In college, the hustle and bustle of life can get very overwhelming. Beyond going to class, the experience of balancing different clubs, friends and responsibilities, not to mention school work outside of class- the laundry list of to-dos can get exhausting. Trying to meet up with all those people that "you promised you would get together with" can suddenly become the hardest scheduling task ever, and keeping up with relationships while seeking to make new ones is always a constant balance. Additionally, the common plight of overcommitment to clubs and activities is one that affects many students, with many of them overcommitting their to-do lists and daily schedules.

With so many things going on every day, it's no wonder that students are overwhelmed. The mental health of college students has become a concern that is growing every day, with more and more students reporting experiencing intense stress, anxiety, and depression. A survey conducted by Association for University and College Counseling Center Directors show an increase of concern for the mental health of students on college campuses, and also found that students experience most commonly anxiety (35.8%), depression (36.4%), and relationship problems (35.8%).

The incidence of suicide is shockingly high and a sobering reminder to students and their families that they are in a crucial time of their lives: newfound independence mixed with the stresses of new types of relationships, a new life stage, and new responsibilities can have devastating (while preventable) consequences. It is the second leading cause of death among college students, and many of us know someone or have heard of someone committing suicide. This fact alone puts the responsibility of each and every one of us to look after our own personal mental health and also looking out for the people around us.

Being in the state of a college student gives us far more responsibility- while parental distance is usually celebrated, it can cause to be fatal: the recent suicide of a Hamilton College and the parent's insistence that they should've been informed of his evident slipping mental health opened the conversation about a student's personal rights and how much their parents should be informed. While there is no right answer, students should err on the side of precaution and always have someone to talk to. There are various campus-wide resources available, but creating a strong support system in college is vital since it benefits not just you, but the friends that you invest in.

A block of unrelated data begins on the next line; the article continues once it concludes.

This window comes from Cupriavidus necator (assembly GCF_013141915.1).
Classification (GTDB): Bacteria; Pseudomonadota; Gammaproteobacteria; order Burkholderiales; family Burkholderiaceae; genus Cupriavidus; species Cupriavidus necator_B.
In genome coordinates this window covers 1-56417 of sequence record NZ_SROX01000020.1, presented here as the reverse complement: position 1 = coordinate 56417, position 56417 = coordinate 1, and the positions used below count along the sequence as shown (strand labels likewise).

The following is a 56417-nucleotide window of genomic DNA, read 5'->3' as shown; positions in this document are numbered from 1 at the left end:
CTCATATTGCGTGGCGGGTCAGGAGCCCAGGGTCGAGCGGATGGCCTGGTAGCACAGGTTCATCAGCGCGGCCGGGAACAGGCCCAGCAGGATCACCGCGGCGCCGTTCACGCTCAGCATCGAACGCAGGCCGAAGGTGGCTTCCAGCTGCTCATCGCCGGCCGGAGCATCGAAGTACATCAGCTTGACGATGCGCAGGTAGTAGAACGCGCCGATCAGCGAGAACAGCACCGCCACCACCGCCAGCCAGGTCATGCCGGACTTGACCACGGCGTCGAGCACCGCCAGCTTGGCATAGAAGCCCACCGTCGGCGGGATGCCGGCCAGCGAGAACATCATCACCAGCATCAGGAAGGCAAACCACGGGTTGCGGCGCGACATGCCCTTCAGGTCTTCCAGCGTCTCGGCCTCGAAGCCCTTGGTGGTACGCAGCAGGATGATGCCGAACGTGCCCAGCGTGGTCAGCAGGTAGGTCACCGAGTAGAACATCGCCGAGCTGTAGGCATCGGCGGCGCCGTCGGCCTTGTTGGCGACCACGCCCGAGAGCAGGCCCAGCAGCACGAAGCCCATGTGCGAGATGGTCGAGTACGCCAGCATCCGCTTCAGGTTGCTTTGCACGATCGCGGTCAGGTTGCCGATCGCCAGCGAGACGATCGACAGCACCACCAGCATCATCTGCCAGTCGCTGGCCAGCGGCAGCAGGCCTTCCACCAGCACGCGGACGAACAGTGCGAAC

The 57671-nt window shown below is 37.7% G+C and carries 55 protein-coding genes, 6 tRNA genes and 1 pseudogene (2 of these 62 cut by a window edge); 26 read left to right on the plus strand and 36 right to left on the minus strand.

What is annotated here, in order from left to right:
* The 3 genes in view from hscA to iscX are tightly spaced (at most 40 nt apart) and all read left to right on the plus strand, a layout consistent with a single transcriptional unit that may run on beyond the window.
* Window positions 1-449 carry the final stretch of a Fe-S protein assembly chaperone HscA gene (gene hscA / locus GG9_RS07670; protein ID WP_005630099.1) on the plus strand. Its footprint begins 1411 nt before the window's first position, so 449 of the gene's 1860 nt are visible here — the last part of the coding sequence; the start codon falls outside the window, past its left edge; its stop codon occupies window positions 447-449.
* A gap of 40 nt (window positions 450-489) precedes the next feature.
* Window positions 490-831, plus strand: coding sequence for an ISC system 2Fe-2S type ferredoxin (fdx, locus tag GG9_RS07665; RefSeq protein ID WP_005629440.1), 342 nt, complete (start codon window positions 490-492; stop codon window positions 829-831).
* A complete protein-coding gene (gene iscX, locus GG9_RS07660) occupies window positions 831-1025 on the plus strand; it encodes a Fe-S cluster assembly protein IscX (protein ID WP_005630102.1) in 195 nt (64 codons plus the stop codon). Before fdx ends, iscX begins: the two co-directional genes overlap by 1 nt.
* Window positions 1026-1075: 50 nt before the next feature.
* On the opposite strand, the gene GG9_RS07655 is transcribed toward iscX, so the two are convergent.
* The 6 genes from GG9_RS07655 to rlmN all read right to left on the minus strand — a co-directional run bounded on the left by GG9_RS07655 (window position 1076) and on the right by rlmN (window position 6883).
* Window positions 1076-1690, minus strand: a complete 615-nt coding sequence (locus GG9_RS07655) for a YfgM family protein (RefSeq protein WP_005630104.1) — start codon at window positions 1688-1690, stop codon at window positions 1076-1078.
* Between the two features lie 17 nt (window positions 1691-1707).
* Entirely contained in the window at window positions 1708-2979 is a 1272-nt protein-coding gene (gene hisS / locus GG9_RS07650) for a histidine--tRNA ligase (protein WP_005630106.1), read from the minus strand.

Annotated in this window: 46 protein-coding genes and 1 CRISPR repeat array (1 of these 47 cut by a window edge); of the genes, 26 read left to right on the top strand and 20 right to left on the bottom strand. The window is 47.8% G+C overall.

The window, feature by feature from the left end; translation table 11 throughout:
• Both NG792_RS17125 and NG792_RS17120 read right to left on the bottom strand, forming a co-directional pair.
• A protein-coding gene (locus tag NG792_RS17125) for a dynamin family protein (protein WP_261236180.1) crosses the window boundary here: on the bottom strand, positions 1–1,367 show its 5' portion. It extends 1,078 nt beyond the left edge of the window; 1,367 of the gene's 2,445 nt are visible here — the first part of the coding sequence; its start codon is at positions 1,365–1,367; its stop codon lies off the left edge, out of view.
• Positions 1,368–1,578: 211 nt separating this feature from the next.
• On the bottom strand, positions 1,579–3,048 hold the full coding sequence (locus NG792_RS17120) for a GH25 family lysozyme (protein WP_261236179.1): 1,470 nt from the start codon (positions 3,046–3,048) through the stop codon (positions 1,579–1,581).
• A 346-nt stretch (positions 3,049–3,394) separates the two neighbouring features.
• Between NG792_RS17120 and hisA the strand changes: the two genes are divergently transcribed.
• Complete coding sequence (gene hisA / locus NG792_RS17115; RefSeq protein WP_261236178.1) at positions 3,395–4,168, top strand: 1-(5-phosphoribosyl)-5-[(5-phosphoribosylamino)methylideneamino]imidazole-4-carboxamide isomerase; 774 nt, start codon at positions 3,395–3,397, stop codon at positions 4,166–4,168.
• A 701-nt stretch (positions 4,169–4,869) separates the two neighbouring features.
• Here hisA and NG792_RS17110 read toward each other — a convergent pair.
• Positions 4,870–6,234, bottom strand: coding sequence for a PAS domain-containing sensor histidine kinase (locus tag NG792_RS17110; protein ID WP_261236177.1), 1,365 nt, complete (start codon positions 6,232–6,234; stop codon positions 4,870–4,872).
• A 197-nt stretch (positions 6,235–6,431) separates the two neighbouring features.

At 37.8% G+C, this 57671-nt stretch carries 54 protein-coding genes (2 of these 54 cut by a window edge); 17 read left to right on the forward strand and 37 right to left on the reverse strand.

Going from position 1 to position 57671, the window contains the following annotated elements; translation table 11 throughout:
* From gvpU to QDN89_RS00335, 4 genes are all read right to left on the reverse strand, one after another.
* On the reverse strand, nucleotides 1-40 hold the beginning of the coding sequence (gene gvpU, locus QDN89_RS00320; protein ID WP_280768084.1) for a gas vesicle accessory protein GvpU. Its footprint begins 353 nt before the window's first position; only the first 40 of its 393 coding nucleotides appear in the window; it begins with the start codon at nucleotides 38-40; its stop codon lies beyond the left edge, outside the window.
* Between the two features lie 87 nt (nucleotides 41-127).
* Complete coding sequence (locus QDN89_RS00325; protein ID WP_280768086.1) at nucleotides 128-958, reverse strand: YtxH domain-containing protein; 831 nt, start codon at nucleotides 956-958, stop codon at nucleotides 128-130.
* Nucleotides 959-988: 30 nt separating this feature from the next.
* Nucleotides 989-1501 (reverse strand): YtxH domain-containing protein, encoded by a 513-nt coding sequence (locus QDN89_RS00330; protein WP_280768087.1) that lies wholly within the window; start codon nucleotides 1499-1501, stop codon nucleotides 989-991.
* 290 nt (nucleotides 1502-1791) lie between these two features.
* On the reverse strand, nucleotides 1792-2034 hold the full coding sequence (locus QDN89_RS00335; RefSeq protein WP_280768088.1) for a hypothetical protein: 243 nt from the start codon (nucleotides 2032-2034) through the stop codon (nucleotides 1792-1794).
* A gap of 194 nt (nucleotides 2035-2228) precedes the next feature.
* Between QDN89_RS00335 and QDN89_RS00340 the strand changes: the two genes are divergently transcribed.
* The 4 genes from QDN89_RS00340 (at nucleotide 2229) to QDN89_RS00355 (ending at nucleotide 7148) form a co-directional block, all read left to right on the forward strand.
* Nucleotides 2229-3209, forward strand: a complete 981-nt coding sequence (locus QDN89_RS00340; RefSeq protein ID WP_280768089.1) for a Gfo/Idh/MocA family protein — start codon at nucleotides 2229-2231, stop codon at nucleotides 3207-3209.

Recognizing that you may be overcommitted/slowing down in life is something that I have personally struggled with- my individual inclination is to fill my schedule up with daily things to do and always be on the go: however, living that lifestyle led me to eventually go through a period of intense burnout. Accepting that it's okay to not be as busy means that it's okay to take time for yourself and that focusing on the things that you care about (while it may only be a few) and doing them well is far better than doing a lot of things half-heartedly. The culture of college that many of us can relate to seems to be a competition of "Who is the most stressed out and busy?" and "work-hard-play-hard" is often an act that many put on behind a facade. While I still struggle with this idea of slowing down and not overcommitting, life continuously reminds me that I need to take this time in order to perform at my full potential.

It might sound simple, but self-care begins with yourself. Doing face masks with friends, keeping up on your laundry, and drinking enough water sounds small, but I've found that small changes that you consistently do are more impactful than catching up on 20 hours of lost sleep in one day. Self-care is remembering that it's okay to feel behind in life/career/relationships (which I have many times) or putting aside your work and reading that book you said you'd always wanted to read. More than ever, now as a college sophomore, I realize that self-care is how you make the most out of your college experience. We're only here for 4 years: it is much more enjoyable to be happy during those four years rather than constantly stressed and burned out.